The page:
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Scutelleridae is a family of true bugs. They are commonly known as jewel bugs or metallic shield bugs due to their often brilliant coloration. They are also known as shield-backed bugs due to the enlargement of the last section of their thorax into a continuous shield over the abdomen and wings. This latter characteristic distinguishes them from most other families within Heteroptera, and may lead to misidentification as a beetle rather than a bug. These insects feed on plant juices from a variety of different species, including some commercial crops. Closely related to stink bugs, they may also produce an offensive odour when disturbed. There are around 450 species worldwide.


Jewel bugs are small to medium-sized oval-shaped bugs with a body length averaging at 5 to 20 mm (0.20 to 0.79 in). They can easily be distinguished from stink bugs (Pentatomidae) because the shield-like enlarged last section of their thorax (known as the scutellum, Latin for "little shield") completely covers the abdomen and the wings.
Despite their resemblance to beetles, jewel bugs are hemipterans or true bugs. The scutellum is an extension of the thorax, unlike the elytra of beetles which are hardened forewings. As such, jewel bugs have four membranous wings underneath the scutellum in contrast to two in beetles. The scutellum in jewel bugs also does not have a division in the middle and thus does not 'split open' when they take flight like in beetles.
The heads of jewel bugs are triangular and the antennae have three to five segments. Like all heteropterans, jewel bugs are characterized by a segmented beak-like mouthpart (known as the rostrum). During feeding, jewel bugs inject proteolytic enzymes in their saliva into plants, digesting plant matter into a liquid form which they then suck up. The tarsus has three segments (tarsomeres).


Content credit: en.wikipedia.org/wiki/Scutelleridae

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Green Bee Eater


Date Taken: 11 Aug 2012
Place: Bangalore outskirts
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The Green Bee-eater, Merops orientalis, (sometimes Little Green Bee-eater) is a near passerine bird in the bee-eater family. It is resident but prone to seasonal movements and is found widely distributed across sub-Saharan Africa from Senegal and The Gambia to Ethiopia, the Nile valley, western Arabia and Asia through India to Vietnam. They are mainly insect eaters and they are found in grassland, thin scrub and forest often quite far from water. Several regional plumage variations are known and several subspecies have been named.

Like other bee-eaters, this species is a richly coloured, slender bird. It is about 9 inches (16–18 cm) long with about 2 inches made up by the elongated central tail-feathers. The sexes are not visually distinguishable. The entire plumage is bright green and tinged with blue especially on the chin and throat. The crown and upper back are tinged with golden rufous. The flight feathers are rufous washed with green and tipped with blackish. A fine black line runs in front of and behind the eye. The iris is crimson and the bill is black while the legs are dark grey. The feet are weak with the three toes joined at the base. Southeast Asian birds have rufous crown and face, and green underparts, whereas Arabian beludschicus has a green crown, blue face and bluish underparts. The wings are green and the beak is black. The elongated tail feathers are absent in juveniles. Sexes are alike.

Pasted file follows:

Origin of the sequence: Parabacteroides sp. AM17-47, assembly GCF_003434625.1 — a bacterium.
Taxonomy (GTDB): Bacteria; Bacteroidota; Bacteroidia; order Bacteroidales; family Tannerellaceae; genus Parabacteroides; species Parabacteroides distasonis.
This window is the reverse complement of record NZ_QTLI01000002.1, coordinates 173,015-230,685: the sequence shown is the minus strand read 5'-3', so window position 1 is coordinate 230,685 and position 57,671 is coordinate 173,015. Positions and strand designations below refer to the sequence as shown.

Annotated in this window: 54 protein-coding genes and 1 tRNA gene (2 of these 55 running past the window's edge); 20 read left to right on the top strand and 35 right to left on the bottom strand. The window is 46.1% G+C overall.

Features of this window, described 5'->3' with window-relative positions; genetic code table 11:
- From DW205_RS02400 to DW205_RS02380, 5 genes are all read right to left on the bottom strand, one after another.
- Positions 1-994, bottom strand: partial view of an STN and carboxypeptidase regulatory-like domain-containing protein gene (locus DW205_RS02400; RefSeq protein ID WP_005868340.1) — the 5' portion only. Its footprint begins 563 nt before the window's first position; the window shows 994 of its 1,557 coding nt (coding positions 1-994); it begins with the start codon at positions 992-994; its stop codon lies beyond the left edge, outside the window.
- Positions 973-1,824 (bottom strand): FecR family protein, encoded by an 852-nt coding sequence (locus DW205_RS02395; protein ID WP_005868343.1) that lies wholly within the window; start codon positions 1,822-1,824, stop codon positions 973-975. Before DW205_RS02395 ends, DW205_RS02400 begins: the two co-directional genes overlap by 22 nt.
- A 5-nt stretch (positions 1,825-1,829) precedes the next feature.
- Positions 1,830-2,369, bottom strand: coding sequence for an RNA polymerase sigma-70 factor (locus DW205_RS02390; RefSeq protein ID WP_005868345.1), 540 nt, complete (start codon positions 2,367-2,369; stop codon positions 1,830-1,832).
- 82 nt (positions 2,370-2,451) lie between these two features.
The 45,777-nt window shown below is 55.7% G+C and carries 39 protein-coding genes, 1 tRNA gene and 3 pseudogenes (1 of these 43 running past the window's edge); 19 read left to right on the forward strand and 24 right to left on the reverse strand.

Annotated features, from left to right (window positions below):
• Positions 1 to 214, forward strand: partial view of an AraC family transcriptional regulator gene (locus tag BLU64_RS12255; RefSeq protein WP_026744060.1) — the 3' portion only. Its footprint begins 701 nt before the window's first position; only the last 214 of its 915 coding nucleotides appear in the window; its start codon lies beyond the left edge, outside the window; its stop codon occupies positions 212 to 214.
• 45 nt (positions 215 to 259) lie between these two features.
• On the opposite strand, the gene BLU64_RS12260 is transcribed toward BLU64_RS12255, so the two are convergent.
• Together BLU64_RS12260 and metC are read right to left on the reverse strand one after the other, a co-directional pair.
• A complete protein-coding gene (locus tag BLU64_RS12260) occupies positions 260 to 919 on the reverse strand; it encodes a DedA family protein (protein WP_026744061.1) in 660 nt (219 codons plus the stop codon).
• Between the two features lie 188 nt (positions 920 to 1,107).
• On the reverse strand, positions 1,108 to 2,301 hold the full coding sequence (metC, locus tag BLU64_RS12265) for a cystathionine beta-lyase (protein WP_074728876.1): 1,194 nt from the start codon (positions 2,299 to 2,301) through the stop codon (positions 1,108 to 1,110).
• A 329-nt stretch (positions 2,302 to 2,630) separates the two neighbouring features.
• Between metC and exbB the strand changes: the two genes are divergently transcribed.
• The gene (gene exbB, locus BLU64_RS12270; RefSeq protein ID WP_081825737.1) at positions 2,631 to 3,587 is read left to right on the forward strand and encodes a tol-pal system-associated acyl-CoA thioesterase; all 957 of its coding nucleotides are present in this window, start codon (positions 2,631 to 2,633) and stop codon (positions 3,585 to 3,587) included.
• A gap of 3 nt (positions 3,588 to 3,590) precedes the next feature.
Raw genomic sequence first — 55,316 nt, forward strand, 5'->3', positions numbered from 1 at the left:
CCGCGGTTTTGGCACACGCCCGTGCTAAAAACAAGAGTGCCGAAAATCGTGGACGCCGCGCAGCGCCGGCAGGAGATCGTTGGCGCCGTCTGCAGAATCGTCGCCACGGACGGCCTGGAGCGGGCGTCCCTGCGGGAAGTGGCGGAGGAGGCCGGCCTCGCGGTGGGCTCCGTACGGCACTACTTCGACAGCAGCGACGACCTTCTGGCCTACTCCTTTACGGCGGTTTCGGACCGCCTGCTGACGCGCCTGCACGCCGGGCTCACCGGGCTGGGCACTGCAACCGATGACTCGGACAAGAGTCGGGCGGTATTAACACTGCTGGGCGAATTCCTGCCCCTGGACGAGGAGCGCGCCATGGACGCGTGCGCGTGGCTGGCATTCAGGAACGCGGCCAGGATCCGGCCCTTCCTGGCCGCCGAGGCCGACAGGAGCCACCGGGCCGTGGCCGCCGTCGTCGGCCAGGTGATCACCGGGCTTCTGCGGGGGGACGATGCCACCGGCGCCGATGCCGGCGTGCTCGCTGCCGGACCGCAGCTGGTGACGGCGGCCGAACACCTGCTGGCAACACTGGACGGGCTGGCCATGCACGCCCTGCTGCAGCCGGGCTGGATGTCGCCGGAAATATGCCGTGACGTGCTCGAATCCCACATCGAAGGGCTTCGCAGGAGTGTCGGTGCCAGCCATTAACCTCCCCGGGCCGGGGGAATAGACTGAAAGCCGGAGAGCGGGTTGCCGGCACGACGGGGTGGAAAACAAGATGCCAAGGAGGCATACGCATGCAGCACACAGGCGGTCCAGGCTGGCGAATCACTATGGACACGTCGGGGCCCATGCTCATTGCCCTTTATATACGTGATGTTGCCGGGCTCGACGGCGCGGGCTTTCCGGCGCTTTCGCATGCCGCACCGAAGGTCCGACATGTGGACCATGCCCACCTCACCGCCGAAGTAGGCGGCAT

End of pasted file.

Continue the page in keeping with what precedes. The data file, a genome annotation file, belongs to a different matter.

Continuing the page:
Content credit: en.wikipedia.org/wiki/Green_Bee-eater

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06 August 2012

Weaving Banarasi Saris



Date Taken: 18 Apr 2012
Place: Varanasi, Uttar Pradesh, India.


Banarasi saris are saris made in Varanasi, a city which is also called "Benares." These saris are historically considered to be among the finest saris in India and are known for their gold and silver brocade or zari, fine silk and opulent embroidery, and being highly sought after. These saris are made of finely woven silk and are decorated with intricate design, and because of these engravings, these saris are relatively heavy. Their special characteristics are Mughal inspired designs such as intricate intertwining floral and foliate motifs, kalga and bel, a string of upright leaves called jhallar at the outer, edge of border is a characteristic of these sarees. Other distinctive features are Heavy gold work, Compact weaving, figures with small details, metallic visual effects, pallus, jal (a net like pattern), and mina work. These saris are an inevitable part of any Indian bride's trousseau.

Depending upon the intricacy of designs and patterns, a sari can take anywhere from 15 days to a one month and sometimes up to six months to complete. Banarasi saris are mostly worn by Indian women on important occasions such as when attending a wedding and are expected to be complemented by the woman's best jewelry.

Content credit en.wikipedia.org/wiki/Banarasi_saris